Balzac, Zola and psychology of lechery  

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Train wreck at Montparnasse (October 22, 1895) by Studio Lévy and Sons.
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Train wreck at Montparnasse (October 22, 1895) by Studio Lévy and Sons.
Balzac, Zola and psychology of lechery

According to the Wikipedia article (Feb 2011) on Émile Zola, "Zola claimed that Balzac had already investigated the psychology of lechery in the fictional character of Hector Hulot in La Cousine Bette (1846)."

Baron Hector Hulot, a creation by Honoré de Balzac in his novel Cousin Bette is the living manifestation of male sexual desire, unrestrained and unconcerned with its consequences for the man or his family. As the novel progresses, he becomes consumed by his libido, even in a physical sense; by the end of the book he is an elderly, decrepit shell of a man.

However, nothing can be found in the essays of Zola which resembles the phrase "psychology of lechery." What one finds is a reference to "human brutes."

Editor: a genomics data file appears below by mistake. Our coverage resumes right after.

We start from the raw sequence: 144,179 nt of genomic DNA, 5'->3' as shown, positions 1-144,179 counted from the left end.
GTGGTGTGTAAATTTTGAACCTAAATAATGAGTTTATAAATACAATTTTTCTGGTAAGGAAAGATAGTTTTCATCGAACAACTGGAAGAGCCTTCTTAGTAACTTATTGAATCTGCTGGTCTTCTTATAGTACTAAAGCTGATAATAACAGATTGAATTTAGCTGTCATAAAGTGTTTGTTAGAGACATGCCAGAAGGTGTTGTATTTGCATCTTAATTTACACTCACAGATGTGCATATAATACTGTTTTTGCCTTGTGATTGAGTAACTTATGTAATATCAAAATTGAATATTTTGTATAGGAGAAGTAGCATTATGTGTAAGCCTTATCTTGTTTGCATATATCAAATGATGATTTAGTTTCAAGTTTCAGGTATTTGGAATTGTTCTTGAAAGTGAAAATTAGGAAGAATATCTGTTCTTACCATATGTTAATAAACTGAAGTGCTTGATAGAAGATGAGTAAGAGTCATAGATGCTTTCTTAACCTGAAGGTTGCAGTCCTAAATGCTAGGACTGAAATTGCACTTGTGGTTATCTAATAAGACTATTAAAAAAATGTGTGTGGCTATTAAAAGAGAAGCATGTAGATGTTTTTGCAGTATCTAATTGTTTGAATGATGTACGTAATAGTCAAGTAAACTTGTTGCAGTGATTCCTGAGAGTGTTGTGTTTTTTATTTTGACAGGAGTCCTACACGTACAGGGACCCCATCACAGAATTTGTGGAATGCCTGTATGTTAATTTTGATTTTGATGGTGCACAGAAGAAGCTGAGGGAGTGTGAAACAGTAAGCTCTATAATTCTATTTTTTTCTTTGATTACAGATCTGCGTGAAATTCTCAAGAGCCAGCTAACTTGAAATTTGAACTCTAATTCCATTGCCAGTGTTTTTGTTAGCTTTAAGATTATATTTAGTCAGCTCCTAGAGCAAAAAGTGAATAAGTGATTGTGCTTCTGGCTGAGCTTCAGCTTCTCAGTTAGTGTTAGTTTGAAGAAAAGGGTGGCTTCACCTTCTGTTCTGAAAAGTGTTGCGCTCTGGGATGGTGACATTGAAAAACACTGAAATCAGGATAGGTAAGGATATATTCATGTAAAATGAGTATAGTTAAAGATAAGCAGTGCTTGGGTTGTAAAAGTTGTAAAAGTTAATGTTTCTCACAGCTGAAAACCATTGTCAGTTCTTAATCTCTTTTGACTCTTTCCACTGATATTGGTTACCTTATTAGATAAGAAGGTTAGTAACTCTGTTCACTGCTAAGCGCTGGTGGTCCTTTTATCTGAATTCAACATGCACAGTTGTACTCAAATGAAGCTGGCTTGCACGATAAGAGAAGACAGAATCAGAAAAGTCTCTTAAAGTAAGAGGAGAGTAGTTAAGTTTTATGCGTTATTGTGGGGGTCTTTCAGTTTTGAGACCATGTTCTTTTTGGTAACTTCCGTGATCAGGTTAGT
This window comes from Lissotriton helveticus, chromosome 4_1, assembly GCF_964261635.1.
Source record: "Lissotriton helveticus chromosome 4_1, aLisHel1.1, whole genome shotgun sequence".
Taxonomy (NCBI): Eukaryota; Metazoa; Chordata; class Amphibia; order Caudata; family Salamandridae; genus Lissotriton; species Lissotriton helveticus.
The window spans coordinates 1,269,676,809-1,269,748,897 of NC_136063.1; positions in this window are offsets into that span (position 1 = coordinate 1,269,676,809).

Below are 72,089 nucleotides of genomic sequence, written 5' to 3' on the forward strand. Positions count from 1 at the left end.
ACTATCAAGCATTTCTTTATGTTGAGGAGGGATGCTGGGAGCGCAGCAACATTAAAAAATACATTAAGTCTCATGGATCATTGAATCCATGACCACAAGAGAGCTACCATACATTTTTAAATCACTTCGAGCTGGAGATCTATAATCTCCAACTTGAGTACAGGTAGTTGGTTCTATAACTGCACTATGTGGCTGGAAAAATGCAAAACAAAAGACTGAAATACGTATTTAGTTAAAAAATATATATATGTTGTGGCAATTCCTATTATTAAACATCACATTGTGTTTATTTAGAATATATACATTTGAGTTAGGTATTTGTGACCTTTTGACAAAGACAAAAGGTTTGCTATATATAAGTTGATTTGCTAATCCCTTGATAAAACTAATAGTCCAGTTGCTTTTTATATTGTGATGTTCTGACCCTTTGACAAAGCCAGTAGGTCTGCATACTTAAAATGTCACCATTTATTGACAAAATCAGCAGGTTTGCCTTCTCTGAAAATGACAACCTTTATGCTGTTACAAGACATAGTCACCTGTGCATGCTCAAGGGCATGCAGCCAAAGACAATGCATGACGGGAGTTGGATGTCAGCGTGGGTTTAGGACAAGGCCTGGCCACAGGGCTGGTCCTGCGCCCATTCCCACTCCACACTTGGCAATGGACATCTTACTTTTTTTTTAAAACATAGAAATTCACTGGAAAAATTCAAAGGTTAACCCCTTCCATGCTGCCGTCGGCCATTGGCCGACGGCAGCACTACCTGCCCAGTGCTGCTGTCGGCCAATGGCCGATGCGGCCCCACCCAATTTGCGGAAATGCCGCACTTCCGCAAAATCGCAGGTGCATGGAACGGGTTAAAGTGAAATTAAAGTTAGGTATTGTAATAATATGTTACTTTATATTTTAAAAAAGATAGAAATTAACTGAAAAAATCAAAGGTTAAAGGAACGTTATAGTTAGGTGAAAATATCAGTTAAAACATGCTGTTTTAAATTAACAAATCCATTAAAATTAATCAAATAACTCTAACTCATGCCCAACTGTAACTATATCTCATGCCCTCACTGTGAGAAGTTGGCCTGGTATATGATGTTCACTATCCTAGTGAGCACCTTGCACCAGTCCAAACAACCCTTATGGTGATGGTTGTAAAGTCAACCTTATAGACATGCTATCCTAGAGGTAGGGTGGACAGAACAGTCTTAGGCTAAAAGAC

In the preface to the second edition of Thérèse Raquin Zola notes that the characters in Thérèse Raquin (1867) are "human brutes", "Thérèse et Laurent sont des brutes humaines, rien de plus. J’ai cherché à suivre pas à pas dans ces brutes le travail sourd des passions, les poussées de l’instinct, les détraquements cérébraux survenus à la suite d’une crise nerveuse."

As can be read in the English language preface to Therese Raquin, translated by Edward Vizetelly:

"I have selected persons" ... "absolutely swayed by their nerves and blood, deprived of free will, impelled in every action of life, by the fatal lusts of the flesh. Therese and Laurent are human brutes, nothing more. I have sought to follow these brutes, step by step, in the secret labour of their passions, in the impulsion of their instincts, in the cerebral disorder resulting from the excessive strain on their nerves."

Indeed, the characters are often given animalistic tendencies. Zola would take up this idea again in his La Bête humaine of 1890.

Both the lives of Hector Hulot and Laurent of Thérèse Raquin end tragically. One might argue that Emma Bovary is their heir.

See also




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